Sarah and her husband live in Canada, where she is a stay-at-home mom and future homeschooler to their three little girls. She loves coffee, reading, researching, and studying God's Word. Her mind is always racing, and so she organizes those thoughts with written words. Writing helps her to hear God's voice, work through the mess, and seek out His truth. She recently started blogging at Truth in the Journey.
At the end of a long day of parenting, I feel it. I look around my house and see mess. Mess on my floors and mess in my heart. I pick up toys, clean up dishes, throw in the laundry. I remember the tears, the sibling fights, and the words that I used to wound. I feel drained and lacking, praying for the encouragement to press on tomorrow morning.
I have a feeling that I’m not the only one experiencing this.
The mundane of motherhood is starting to sound cliché. We’re all reading about it, and we’re all writing about it. It resonates across countries and cultures. And while the details change, the result is the same.
We’re all living it.
Because cliches are born out of reality, and the everyday of mothering couldn’t be more real. It’s confusing, it’s busy and often it’s a struggle. But it’s also sacred, and there is rest for us. Not rest in the form of hot coffee and good books, but rest we can possess even in the midst of commotion and disarray. Rest that doesn’t rely on anything this world has to offer. A rest - a peace - that passes all understanding.
We don’t need to try harder. We just need to lean harder.
We have a Savior who is sufficient to cover all of our mistakes and messes. Jesus has cleared us of our debt, taken on our sin and gifted to us His righteousness. Because of His work on the cross, we are no longer slaves to guilt and regret. Christ has triumphed and has set you free to be victorious.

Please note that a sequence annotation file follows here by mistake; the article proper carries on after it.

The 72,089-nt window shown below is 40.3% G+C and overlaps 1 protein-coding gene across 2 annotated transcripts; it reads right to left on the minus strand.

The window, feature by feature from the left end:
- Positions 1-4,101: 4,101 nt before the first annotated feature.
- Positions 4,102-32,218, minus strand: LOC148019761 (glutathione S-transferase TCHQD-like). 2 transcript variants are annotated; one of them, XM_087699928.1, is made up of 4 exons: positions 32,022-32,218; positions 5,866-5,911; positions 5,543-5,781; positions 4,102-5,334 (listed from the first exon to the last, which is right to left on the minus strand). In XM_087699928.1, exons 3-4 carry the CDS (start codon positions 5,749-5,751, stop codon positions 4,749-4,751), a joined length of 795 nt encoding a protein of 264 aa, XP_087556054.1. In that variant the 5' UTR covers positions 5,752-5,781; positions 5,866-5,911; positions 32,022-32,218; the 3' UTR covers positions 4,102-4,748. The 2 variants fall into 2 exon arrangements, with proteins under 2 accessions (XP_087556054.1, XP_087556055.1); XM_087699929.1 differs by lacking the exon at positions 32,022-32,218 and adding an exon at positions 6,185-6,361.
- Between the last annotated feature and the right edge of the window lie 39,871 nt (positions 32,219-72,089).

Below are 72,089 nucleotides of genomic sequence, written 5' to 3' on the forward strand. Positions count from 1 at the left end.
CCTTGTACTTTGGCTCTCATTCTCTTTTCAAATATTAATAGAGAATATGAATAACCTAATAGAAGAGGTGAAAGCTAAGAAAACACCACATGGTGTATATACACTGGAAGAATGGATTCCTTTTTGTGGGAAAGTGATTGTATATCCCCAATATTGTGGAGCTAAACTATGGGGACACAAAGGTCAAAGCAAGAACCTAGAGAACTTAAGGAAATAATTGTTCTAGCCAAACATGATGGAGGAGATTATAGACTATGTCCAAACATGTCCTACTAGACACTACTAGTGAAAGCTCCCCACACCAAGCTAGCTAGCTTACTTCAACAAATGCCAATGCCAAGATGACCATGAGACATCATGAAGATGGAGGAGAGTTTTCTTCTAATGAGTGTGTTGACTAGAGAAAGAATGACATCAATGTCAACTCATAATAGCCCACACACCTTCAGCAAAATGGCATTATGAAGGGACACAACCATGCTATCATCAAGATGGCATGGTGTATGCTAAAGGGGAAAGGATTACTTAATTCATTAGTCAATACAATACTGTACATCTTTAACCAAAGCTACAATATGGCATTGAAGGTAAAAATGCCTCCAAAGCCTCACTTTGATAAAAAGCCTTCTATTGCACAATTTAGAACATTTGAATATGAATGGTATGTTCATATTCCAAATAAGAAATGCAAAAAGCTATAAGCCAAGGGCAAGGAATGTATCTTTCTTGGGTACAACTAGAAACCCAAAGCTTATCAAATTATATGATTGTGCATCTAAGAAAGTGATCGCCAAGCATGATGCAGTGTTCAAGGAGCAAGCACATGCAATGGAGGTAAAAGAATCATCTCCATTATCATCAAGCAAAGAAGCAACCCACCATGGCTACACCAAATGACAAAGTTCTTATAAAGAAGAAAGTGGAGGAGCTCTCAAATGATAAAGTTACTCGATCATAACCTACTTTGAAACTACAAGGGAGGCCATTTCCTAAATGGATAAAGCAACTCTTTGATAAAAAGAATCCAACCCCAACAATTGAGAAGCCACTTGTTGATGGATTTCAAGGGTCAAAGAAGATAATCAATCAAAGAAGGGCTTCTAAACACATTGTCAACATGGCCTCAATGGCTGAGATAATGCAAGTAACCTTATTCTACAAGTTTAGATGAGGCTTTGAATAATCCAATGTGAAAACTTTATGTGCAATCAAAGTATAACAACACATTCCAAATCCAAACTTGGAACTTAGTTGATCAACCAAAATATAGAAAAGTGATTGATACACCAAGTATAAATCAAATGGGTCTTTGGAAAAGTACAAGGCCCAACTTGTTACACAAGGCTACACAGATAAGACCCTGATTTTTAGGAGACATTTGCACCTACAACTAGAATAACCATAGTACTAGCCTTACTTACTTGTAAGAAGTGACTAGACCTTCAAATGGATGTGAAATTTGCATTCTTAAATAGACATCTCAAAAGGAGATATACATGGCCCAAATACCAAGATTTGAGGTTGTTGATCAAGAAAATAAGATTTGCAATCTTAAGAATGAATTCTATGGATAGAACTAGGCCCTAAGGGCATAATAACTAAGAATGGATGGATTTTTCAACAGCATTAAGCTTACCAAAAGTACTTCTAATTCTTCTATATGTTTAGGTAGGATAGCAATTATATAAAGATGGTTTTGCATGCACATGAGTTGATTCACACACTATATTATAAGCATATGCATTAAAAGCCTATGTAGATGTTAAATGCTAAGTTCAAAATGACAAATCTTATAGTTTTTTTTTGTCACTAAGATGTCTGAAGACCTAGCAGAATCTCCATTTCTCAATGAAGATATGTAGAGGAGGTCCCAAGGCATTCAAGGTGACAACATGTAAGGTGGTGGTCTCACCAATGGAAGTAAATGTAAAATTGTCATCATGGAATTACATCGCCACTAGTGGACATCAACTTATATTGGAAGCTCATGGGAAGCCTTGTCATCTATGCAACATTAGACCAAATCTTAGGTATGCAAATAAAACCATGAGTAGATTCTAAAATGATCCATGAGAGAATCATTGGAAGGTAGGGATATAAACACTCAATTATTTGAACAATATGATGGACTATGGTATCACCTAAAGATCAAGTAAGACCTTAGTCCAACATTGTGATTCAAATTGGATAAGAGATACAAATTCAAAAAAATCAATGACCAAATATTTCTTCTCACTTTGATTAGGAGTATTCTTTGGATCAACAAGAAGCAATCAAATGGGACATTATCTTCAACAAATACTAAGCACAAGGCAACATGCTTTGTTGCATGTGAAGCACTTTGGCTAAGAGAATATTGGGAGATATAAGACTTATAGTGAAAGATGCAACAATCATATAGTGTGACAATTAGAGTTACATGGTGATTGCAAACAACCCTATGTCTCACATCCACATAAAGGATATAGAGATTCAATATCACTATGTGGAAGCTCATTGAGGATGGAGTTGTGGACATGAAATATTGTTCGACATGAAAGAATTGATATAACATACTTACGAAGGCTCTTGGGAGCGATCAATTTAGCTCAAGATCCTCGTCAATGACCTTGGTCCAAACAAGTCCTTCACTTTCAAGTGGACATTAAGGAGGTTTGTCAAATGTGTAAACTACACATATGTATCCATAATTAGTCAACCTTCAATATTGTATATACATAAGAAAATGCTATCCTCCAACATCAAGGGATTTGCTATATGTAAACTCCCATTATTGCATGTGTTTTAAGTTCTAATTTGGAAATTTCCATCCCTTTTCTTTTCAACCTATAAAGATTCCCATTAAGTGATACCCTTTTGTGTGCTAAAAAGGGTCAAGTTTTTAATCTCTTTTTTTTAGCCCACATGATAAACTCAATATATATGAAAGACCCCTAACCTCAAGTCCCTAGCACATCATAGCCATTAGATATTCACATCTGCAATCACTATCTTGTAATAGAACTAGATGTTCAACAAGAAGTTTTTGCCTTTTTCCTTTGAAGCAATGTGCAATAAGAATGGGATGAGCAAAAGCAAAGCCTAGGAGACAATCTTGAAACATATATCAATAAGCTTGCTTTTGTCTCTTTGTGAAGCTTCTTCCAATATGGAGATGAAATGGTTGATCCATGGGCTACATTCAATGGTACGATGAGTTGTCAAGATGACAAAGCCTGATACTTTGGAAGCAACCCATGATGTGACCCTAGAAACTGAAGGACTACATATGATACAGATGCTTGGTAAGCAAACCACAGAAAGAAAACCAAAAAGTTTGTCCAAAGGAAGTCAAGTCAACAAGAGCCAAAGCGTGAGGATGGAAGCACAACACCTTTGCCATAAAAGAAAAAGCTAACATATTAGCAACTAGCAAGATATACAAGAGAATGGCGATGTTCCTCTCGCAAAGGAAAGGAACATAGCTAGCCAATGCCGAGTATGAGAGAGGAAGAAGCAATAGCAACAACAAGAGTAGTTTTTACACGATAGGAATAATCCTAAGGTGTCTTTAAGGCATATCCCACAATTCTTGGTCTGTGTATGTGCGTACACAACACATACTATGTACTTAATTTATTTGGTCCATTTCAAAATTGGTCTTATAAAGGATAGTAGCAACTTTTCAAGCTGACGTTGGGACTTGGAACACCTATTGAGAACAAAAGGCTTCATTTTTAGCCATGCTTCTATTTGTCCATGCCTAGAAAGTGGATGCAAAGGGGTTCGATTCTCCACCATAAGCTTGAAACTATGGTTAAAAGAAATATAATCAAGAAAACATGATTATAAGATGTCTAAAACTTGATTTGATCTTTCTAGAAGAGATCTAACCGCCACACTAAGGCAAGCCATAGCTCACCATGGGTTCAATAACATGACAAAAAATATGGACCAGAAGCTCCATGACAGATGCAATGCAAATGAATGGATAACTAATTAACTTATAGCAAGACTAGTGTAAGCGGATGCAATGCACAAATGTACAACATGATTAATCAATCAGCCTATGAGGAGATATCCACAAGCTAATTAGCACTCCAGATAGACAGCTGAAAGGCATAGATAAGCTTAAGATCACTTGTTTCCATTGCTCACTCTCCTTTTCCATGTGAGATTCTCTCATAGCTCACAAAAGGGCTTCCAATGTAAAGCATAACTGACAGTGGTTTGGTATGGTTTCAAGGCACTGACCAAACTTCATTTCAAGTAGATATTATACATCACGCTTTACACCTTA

Your defeat is not possible, because the gospel is for mothers too.
It’s for all of us, right where we are. It doesn’t just cover our past and secure our future. It’s for now. We need to preach it to ourselves every day. Every minute if necessary, because we forget how much we need it.
Charles Spurgeon said, “If he gives you the grace to make you believe, he will give you the grace to live a holy life afterward.”
Did you yell at your children today? Did you decline an invitation to play so that you could do something else? Did you give in to the lie that joy can’t be found here?
“There is therefore now no condemnation for those who are in Christ Jesus.” (Romans 8:1)
We’ve heard it before, but there is power in these words. When you begin to feel guilty because you aren’t being a good enough mother, remember that you can’t be. We all fall short of God’s glory, but he is working a renewal in our hearts and he is patient.
I am learning that at the end of the day, when I feel weary and ask God to give me strength for tomorrow, that is not a sign of weakness. Christian growth occurs when we finally see past our blindness and realize our dependence on One alone. When we believe that we can’t, but God can.
We don’t serve a distant God, but one who loved us enough to send His son. We can’t get through this life alone, and the weariness comes when we try.
Today, let Christ be your victory.
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